Global reach: Area attorney specializes in international adoption

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 By Sheila Pursglove

Legal News 
 
With 11 adopted siblings, five from various parts of the world, Tracy Schauff headed to law school with a desire to specialize in international adoption law. The second oldest of 14 children, Schauff came from a family that over the years opened its home to more than 80 foster children.
 
Schauff—an immigration attorney at Fragomen, Del Rey, Bernsen, and Loewy in Troy—took an immigration class during her second year at law school, and realized she needed to learn more about the rules governing international adoption.
 
A law clerk position with a firm gave her valuable experience needed to successfully navigate the minefield of international adoption. 
 
“It was a great learning experience as I was generally given cases and told to ‘figure it out,’” she says. “This was actually a fantastic way to learn as I was able to easily transition through case types because I knew where and how to find what I needed.” 
 
When Schauff first entered this field 17 years ago, it was a unique, niche area and—in most cases—very rewarding. 
 
“I handled a lot of asylum cases during that first year and it was great to help people find a better life here in the U.S.,” she says.
 
Immigration has evolved in the almost two decades since then. 
 
“I miss the days where I could walk over to the local [then] INS office and chat with the officers and get assistance in ways that are no longer available,” she says. “The field has changed over the years and this makes the work all that more interesting. When I started, all the forms were done on a typewriter and the Internet was too slow to be useful. Technological advancements have changed both the way we work and the nature of the work. This helps keep it interesting—there’s always something new to learn.”  
 
Schauff was initially concerned the work would be boring or routine since so much is form based.
 
“Of course, I was wrong and I’m still amazed by the number of new interesting, intriguing and unique cases I see even after all these years,” she says. “There are certain cases that stick out in my mind more than others as the outcome, should it be bad, would be heartbreaking.  It’s wonderful when those types of cases, some of which go on for years, are successful.” 
 
Schauff also enjoys participating in liaison work with various government agencies.
 
“Working so closely with officers from USCIS or DOL has given me a better understanding of their jobs, their expectations and their concerns,” she says. “I think this has made me better at my job because I can truly see the work from both sides, can understand the issues that may be raised and therefore put together a case that is more likely to be successful.” 
 
Before joining Fragomen, Schauff was assistant director of the International Center at the University of Michigan, responsible for advising departments, faculty, and staff on immigration issues and developing policies and protocols to ensure compliance with immigration regulations, I-9, and E-verify. 
 
“I learned a great deal about a number of other industries that are part of a university setting—for example, I worked very closely with the U-M Health System and now have a much better understanding of the inner workings and immigration needs health care settings,” she says. “At the same time I worked with other areas such as Arts, Engineering, and History—the variation on departmental needs made for interesting work.”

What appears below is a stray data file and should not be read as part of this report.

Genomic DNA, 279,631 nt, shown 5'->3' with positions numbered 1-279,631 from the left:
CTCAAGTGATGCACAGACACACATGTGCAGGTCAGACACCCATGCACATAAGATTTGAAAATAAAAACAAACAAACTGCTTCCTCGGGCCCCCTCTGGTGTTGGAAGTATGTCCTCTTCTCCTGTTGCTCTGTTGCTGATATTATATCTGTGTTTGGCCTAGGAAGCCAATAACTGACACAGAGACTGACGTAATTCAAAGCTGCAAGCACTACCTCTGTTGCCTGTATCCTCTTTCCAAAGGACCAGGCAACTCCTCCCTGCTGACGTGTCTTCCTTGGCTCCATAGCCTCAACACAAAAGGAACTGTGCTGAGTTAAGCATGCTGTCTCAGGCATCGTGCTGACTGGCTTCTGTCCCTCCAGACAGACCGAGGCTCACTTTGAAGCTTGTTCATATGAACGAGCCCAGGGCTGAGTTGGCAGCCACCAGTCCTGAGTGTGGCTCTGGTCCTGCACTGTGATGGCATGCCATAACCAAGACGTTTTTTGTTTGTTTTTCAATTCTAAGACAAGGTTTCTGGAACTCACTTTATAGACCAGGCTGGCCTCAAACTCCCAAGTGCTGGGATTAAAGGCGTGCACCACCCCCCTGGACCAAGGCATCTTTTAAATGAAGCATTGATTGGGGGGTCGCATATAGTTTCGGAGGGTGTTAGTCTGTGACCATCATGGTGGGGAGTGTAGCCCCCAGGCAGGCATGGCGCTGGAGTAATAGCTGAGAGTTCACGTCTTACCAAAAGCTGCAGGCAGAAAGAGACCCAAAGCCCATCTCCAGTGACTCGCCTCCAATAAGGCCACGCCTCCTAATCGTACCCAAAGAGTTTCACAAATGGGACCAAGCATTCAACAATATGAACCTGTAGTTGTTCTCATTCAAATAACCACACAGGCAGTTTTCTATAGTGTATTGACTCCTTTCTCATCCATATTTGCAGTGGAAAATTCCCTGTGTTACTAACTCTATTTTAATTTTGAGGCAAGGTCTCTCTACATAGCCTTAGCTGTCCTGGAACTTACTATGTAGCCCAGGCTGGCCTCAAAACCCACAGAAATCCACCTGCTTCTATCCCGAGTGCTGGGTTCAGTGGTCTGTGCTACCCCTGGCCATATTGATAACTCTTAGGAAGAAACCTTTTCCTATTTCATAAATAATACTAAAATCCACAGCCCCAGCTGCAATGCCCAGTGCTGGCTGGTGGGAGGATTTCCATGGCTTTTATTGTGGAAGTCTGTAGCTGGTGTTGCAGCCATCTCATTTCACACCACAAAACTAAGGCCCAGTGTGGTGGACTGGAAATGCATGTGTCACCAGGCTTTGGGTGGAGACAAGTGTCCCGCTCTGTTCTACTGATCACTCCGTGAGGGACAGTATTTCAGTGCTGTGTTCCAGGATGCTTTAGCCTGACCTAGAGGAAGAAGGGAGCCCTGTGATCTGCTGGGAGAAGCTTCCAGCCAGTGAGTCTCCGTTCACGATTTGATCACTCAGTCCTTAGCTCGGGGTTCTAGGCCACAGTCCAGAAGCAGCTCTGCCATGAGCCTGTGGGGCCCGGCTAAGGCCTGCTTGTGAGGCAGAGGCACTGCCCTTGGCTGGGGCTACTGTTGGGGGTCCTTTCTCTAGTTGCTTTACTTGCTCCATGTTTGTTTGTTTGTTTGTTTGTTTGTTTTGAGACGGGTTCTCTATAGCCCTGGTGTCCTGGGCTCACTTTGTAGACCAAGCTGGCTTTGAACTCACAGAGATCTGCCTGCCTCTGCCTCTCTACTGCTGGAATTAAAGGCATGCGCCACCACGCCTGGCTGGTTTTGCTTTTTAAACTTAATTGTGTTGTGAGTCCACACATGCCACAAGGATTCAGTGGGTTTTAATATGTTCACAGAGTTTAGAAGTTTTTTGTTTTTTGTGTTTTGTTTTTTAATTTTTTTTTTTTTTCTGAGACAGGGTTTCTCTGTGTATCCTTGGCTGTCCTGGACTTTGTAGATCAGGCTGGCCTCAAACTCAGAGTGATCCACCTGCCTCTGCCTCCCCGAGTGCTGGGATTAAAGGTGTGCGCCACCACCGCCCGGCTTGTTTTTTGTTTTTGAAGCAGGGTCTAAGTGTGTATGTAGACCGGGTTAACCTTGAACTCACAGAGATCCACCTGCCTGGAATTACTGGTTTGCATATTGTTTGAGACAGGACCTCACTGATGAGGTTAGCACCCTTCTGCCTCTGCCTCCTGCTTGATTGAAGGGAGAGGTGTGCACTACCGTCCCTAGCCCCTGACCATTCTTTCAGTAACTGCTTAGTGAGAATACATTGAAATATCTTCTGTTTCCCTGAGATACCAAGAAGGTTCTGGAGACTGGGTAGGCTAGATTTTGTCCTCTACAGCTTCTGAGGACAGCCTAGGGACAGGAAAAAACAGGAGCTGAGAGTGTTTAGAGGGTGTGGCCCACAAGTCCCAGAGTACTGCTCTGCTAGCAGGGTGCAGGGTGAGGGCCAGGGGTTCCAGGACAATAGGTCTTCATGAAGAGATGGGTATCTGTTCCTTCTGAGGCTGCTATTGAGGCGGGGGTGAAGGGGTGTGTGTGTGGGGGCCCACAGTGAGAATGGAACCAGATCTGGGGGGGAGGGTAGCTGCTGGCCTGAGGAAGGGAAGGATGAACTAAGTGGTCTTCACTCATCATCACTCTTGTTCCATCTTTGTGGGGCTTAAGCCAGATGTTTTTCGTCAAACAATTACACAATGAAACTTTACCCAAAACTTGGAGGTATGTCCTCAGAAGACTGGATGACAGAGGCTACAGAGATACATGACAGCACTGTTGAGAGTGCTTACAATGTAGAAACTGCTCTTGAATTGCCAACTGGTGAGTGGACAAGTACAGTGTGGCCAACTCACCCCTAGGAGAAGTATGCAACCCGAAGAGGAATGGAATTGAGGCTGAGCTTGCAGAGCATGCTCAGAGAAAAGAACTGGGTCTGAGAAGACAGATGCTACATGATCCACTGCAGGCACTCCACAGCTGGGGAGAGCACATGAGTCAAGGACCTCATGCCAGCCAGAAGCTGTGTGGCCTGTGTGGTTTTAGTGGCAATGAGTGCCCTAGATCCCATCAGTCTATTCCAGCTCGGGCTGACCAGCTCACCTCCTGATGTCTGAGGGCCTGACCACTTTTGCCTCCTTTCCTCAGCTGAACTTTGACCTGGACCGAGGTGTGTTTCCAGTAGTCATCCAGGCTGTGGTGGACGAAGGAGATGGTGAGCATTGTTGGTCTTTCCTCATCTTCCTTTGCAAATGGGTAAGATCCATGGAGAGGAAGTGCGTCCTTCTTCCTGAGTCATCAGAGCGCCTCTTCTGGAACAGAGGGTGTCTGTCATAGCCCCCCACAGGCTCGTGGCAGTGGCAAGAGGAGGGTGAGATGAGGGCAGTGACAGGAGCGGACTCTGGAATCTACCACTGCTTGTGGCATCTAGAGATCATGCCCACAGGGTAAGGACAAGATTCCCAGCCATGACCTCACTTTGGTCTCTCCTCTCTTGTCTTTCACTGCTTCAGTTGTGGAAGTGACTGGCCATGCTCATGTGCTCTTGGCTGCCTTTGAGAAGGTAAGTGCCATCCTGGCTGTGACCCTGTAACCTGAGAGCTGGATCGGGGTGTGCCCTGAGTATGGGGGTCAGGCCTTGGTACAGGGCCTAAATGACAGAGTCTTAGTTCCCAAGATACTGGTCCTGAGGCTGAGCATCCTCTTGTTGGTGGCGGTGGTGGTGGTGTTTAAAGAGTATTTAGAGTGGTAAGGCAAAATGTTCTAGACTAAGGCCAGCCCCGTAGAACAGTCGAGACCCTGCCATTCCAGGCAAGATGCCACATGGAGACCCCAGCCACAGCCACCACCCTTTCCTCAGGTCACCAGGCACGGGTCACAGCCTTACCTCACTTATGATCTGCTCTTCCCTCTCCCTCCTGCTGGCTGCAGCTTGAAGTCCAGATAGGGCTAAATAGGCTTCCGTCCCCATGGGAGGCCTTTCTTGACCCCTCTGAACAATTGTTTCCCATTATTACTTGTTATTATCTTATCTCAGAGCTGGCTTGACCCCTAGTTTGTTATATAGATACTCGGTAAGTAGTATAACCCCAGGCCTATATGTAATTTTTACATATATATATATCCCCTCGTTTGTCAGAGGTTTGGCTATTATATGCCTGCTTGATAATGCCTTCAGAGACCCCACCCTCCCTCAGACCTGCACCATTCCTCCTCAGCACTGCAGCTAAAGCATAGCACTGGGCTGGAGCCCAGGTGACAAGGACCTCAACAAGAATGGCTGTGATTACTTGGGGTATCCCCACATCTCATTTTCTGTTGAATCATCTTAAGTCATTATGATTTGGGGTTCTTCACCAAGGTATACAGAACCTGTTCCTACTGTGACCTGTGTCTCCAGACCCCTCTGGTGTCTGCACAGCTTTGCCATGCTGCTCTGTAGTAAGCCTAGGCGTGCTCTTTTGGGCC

While working at U-M, Schauff got involved in 2009 with Global Detroit at the invitation of its director, U-M alumnus Steve Tobocman.
 
“U-M has a very large foreign student population and I had previously done some work with another group that included Ann Arbor Spark and Gov. Rick Snyder, prior to his election,” she says. “That group had been trying to develop ways to attract and retain foreign entrepreneurs as a way to grow the local economy. Global Detroit is a natural extension of this idea and works to keep students educated in Michigan to stay in Michigan after graduating. Global Detroit has done some great work in educating students on the value and opportunity in Southeastern Michigan.”
 
Schauff also finds it rewarding to do pro bono work on cases involving children.
 
“I’ve worked with foster care agencies, providing continuing education classes and see how difficult it is sometimes for those who are striving to help these children that have so little, yet they often have very little themselves,” she says. 
 
Since legal assistance can be expensive, she tries to help where she can so that limited resources can be used for other more pressing needs. 
 
“International adoption is extremely expensive and many families find out that it ends up costing far more than anticipated,” she says. “Realizing you may have a complicated immigration issue that now requires expensive legal services is often devastating especially as they already have custody of the child.  Immigration is complicated and often discretionary. Many families feel they have no real assistance with issues so I will help where I can.” 
 
A Pennsylvania native, Schauff moved around a lot with her military family until she was 4 years old, when the family settled in Maumee, Ohio. She has lived in the Toledo area ever since, earning her undergrad degree from Bowling Green State University, and her J.D. from the University of Toledo College of Law.
 
She and her husband and three children are among about 900 people living in Grand Rapids, Ohio, a historic village on the Maumee River, southwest of Toledo.
 
“Any free time I have is spent driving my kids to their various sporting events—however, if I can get away, I spend time riding one of our horses,” she says.

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